The frontline fighters barring Russia’s advance

STORY: Standing in the way of the Russian advance in eastern Ukraine: a Ukrainian battalion and a unit of foreign nationals who answered Kyiv's call for help.

They're about half a mile from Russian positions defending the captured eastern city of Izium.

"From the Ukrainian people," is the message on this mortar.

Artillery rains down most nights.

Denis Polishchuk's nom de guerre is "Canada" because he was born in Ukraine but lived in Vancouver.

“What am I going to tell my children - God willing, I have them someday - when they grow up, or my grandchildren when they ask me about these truly historical times we're living in? And I felt that the only dignified response would be that, yes, I was doing my part. I was fighting alongside with everyone else.”

Polishchuk is part of the Carpathian Sich battalion - one of several paramilitary nationalist groups that began as volunteers in 2014, when Russia annexed the Black Sea peninsula of Crimea and backed pro-Russian armed separatists in Ukraine's eastern Donbas region.

Since May, Kyiv says they've been reformed and integrated into the regular army.

Moscow brands such former paramilitary groups far-right extremists - and justified its invasion by saying it wants to "denazify" Ukraine. They strongly reject the charge.

The fighters recently captured a Russian tank almost intact.

They also contend with Russian drones – which they call "black clouds" – that direct artillery fire to their positions.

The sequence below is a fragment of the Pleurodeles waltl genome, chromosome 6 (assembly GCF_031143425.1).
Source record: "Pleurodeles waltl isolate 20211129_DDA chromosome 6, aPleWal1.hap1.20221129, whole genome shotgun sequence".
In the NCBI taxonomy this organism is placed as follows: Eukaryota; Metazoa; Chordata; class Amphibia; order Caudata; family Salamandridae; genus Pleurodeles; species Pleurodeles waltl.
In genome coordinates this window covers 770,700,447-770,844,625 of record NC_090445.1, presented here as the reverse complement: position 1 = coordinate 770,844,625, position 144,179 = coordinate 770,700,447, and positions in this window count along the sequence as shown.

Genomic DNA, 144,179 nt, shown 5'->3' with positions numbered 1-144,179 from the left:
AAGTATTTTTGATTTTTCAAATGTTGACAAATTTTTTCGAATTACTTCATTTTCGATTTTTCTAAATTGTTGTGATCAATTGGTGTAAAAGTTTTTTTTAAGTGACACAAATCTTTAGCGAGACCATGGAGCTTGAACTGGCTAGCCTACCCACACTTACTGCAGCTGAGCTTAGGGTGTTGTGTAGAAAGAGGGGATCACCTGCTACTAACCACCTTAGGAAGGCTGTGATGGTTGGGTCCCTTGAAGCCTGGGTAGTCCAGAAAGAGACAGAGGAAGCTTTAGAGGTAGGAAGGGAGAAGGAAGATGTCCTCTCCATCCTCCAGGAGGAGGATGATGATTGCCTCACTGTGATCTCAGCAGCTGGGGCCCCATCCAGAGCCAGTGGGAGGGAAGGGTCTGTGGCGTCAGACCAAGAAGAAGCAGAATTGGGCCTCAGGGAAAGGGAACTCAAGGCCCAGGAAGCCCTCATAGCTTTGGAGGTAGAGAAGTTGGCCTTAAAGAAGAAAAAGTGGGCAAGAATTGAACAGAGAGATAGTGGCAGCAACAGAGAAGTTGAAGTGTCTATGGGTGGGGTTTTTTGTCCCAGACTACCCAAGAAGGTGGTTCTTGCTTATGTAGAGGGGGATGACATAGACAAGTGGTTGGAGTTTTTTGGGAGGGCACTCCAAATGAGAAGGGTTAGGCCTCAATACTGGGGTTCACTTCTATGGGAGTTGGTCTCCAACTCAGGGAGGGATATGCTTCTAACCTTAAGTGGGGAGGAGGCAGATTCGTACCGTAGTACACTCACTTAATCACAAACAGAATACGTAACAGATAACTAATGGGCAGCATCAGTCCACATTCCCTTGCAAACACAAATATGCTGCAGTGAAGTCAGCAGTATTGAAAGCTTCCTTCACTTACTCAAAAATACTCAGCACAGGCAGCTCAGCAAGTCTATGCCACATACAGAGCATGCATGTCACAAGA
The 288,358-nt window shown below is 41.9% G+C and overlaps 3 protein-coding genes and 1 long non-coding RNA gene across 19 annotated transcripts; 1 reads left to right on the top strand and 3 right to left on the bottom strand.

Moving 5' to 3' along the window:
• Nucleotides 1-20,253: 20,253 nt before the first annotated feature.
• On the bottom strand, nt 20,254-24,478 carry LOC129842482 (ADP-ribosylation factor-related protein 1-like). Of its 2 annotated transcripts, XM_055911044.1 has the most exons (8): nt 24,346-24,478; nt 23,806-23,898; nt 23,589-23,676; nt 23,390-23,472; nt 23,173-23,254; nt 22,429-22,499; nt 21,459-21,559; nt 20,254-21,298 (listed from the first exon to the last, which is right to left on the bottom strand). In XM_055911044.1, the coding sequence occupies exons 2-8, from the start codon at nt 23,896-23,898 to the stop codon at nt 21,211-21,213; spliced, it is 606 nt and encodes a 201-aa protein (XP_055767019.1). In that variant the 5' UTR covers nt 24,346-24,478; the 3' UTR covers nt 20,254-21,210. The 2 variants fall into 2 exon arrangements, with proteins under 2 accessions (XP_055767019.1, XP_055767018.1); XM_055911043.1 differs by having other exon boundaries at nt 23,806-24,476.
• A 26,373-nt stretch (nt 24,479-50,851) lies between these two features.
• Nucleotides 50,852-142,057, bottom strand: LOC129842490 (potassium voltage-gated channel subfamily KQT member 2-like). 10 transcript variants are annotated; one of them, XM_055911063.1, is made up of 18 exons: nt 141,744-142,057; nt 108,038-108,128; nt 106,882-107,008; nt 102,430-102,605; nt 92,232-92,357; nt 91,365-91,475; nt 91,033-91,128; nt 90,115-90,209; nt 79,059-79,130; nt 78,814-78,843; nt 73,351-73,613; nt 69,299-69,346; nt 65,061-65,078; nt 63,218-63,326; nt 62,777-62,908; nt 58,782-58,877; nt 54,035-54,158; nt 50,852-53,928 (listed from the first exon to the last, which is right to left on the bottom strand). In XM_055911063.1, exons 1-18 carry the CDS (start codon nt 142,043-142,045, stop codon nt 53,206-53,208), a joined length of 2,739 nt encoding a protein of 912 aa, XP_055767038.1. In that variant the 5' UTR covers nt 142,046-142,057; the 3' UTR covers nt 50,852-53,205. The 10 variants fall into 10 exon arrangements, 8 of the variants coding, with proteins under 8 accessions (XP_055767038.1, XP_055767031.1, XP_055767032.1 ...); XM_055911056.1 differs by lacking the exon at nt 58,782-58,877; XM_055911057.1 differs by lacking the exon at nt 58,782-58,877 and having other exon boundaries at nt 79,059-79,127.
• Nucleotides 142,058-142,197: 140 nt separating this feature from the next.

A field commander, who gave his name only as Dzvin for security reasons, says if Russian forces broke through here other units could be outflanked.

“We understand that if we, God forbid, surrender this line, if this horde can break through, we will let a huge number, thousands of our brothers who are holding the Donetsk and Luhansk lines, get executed. So it is extremely important. Our deterrence makes it impossible to encircle our troops.”

Conor is an ex army medic. He says images of wounded women, children and fighters without adequate medical help prompted him to leave Britain.

“So, I thought some of the knowledge that I've been trained in, bring it out here, and we've helped set up field hospitals ... It is getting a lot tougher out here the longer it goes on. It is definitely tiring. Sleep patterns are broken from shelling, and so they shelled at one, two and four o’clock in the morning yesterday, so that’s obviously breaking our sleep routine up, but you've got to stay positive.”

Two Britons and a Moroccan citizen captured fighting with the Ukrainian army were sentenced to death as mercenaries by a Russian-backed separatist court in June.

Polishchuk says the threat of capture scares him, but not enough to deter him.

"It’s not going to stop me, it's not going to change my decision. It's definitely something that you have to keep in mind and consider, but at the same time this is war. We all know the possible consequences of us being here and we’ve all made peace with that.”